banks and improve water quality. Funds committed by a state for this
program are matched 4 to 1 by the Federal Government. In addition to this
match, FEMA will match state funds at a rate of 75% to 25%. Taken together
the FEMA and CREP projects may bring over $25 million worth of
conservation work to Caddo County.
Latest Oklahoma Crop Weather Update Describes Break From Hot and Dry Conditions.
~~~~~~~~~~~~~~~~~~~~~~~~~~~~~~~~~~~~~~~~~~The latest Oklahoma Crop Weather Update reports "Parts of Oklahoma received some relief from hot, dry weather when a cold front moved across the State bringing rain and cloudy skies. The average rainfall received last week was 1.01 inches."
Checking our row crops- "In many areas, row crops received a break from the hot, dry weather during the end of last week. Corn silking continued to wind down at 94 percent, an increase of four percentage points from the week earlier but still four points behind normal. Seventy-nine percent of the State's corn had reached the dough stage, up 12 points from the previous week and two points ahead of the five-year average. Twenty-two percent of the corn had reached maturity by week's end. Most row crop conditions were in the good to fair range, with the exception of sorghum. Sorghum emerged was at 90 percent, up four points from the previous week but 10 points behind normal. Thirty-seven percent of the State's sorghum had headed, an increase of seven points from the previous week. Sorghum coloring was at 19 percent by week's end, up six points from the previous week but two points behind normal. A small percentage of the State's sorghum had reached maturity. Soybeans blooming were at 63 percent, an increase of two points from the previous week but eight points behind the five-year average. One-third of the State's soybeans were setting pods, an increase of 13 points from the previous week but 15 points behind normal. Peanuts pegging increased two points from the previous week to reach 94 percent, four points behind the five-year average. Peanuts setting pods were at 63 percent, 18 points behind normal. Cotton squaring increased 15 points to reach 94 percent, equal to the five-year average. Half of the State's cotton acreage was setting bolls, 17 points behind normal."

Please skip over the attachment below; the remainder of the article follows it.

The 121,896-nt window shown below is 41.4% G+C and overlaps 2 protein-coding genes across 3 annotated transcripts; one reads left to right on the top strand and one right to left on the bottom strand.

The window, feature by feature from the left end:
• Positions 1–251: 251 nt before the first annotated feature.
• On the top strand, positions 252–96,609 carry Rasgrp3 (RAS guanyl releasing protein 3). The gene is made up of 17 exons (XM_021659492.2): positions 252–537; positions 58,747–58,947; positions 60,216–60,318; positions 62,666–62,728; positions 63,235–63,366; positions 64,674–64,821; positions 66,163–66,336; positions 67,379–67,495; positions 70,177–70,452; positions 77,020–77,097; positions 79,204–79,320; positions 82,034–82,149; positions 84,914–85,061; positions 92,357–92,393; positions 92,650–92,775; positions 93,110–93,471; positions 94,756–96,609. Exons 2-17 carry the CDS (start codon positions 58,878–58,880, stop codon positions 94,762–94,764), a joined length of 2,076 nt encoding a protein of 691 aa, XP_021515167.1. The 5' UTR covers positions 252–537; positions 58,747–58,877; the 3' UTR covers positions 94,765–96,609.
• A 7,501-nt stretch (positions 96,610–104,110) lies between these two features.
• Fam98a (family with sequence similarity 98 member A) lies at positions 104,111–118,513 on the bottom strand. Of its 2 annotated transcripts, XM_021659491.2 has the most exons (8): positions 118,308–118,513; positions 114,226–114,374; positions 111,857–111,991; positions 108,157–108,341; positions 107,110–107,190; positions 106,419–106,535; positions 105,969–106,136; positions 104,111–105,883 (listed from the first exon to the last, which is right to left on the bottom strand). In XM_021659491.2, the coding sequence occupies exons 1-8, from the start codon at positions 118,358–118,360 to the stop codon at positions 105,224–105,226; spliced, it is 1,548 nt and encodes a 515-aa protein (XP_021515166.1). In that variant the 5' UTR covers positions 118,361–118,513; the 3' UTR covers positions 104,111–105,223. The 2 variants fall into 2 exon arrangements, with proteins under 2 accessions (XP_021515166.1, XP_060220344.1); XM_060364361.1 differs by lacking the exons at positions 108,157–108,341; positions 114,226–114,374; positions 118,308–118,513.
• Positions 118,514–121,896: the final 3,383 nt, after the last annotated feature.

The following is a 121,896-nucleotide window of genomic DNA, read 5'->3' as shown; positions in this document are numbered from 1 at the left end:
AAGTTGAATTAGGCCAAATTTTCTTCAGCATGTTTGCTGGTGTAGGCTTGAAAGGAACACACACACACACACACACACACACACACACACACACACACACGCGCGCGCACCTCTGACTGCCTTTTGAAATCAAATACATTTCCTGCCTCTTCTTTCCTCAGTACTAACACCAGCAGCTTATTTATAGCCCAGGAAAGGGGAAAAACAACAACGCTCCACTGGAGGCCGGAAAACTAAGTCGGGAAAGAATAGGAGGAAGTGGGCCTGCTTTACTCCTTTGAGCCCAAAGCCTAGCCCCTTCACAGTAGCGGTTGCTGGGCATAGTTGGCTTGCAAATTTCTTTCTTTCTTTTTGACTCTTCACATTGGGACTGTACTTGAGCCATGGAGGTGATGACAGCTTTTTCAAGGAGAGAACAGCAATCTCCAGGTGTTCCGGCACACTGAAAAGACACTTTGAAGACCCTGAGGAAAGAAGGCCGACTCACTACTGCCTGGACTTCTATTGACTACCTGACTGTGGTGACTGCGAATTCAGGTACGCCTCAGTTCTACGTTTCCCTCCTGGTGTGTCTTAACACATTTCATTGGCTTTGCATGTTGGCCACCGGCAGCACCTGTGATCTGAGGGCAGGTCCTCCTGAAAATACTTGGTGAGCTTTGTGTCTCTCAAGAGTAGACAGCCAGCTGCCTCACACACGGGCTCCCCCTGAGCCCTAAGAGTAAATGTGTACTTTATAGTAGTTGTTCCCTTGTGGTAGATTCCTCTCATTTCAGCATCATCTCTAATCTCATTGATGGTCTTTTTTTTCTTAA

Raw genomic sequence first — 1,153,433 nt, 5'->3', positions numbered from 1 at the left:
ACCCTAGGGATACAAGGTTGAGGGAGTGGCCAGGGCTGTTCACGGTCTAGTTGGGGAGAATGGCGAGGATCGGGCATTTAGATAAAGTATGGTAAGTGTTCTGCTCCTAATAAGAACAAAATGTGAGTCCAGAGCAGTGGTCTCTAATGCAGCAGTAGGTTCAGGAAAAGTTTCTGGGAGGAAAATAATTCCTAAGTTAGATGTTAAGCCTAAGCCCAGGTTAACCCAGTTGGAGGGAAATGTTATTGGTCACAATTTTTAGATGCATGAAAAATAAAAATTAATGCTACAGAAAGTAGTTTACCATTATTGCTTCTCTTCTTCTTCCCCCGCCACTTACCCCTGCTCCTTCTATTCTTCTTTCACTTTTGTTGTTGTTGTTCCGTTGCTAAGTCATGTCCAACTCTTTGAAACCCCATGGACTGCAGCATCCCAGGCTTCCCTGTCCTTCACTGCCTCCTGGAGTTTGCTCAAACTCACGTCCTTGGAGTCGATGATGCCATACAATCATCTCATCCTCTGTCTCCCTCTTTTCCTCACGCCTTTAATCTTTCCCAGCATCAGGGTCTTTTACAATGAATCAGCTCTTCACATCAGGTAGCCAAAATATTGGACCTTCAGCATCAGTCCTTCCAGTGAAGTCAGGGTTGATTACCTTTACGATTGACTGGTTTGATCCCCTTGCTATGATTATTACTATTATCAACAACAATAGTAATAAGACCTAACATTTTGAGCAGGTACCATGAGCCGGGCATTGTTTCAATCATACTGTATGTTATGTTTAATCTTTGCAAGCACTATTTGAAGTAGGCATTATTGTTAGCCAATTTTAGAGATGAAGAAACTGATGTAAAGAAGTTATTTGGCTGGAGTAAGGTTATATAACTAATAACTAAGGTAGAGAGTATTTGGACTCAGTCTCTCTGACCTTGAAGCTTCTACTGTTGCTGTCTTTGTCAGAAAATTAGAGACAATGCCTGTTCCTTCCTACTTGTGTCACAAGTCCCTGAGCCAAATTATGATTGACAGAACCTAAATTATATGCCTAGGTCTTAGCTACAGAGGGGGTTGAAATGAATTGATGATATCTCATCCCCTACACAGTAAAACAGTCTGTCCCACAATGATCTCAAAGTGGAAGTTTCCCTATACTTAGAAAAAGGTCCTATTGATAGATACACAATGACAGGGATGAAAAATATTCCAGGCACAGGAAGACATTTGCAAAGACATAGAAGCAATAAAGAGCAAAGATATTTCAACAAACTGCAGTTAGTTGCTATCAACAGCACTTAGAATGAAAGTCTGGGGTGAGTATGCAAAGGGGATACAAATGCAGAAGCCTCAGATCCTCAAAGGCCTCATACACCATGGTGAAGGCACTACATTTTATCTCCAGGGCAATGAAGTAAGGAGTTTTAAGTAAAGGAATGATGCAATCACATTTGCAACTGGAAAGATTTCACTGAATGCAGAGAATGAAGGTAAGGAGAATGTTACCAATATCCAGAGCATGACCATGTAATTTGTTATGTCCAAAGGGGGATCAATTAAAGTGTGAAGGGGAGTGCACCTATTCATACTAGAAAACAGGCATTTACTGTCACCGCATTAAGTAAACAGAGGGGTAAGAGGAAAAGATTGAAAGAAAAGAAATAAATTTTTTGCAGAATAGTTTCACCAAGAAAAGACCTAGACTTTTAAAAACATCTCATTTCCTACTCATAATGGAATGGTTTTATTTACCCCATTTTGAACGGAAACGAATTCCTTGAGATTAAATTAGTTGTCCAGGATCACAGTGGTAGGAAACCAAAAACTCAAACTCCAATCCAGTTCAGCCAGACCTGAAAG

Pasture and grasses, in areas that received rainfall, quickly showed signs of improvement. Pasture and range conditions remained mostly in the good to fair range. According to the report- 67% of the state's pasture and range is rated in fair to good condition. 26% of our pasture conditions remain in the poor to very poor category. You can view the entire report by clicking below.
Latest Crop Conditions Crop by Crop Suggests a Corn Crop a Little Later Than Norm- But in Better Shape Than in 2007.
~~~~~~~~~~~~~~~~~~~~~~~~~~~~~~~~~~~~~~~~~~In taking a quick look at the major spring planted crops, we see that the 2008 corn crop actually looks significantly better in the ratings at this point in the growing season versus last year's record crop. At a rating of 67% of the crop rated in good to excellent condition- that's up one one point from last week and 11 points compared to one year earlier. Half of the crop in 2007 by this date was in the dough stage- versus 30% at the beginning of this week.
Soybeans are the same as a week ago at 63% in good to excellent shape, grain sorghum is also at the same rating as a week ago at 50% good to excellent nationally (versus 64% a year ago) while peanuts slipped three points this week to 57% good to excellent and cotton was off by 2 points to 45% good to excellent versus last week- and down substantially from the 53% good to excellent rating at this point in 2007.
Oklahoma Pasture and Range conditions are in the middle of the pack here in 2008, with 38% in the good to excellent rating and 26% in the poor to very poor category. The best good to excellent ratings seen across the country for pasture is seen in the hills of West Virginia at 81%- just ahead of Illinois at 80% good to excellent. California remains plain awful- 100% in the poor to very poor ratings with 80% of that very poor.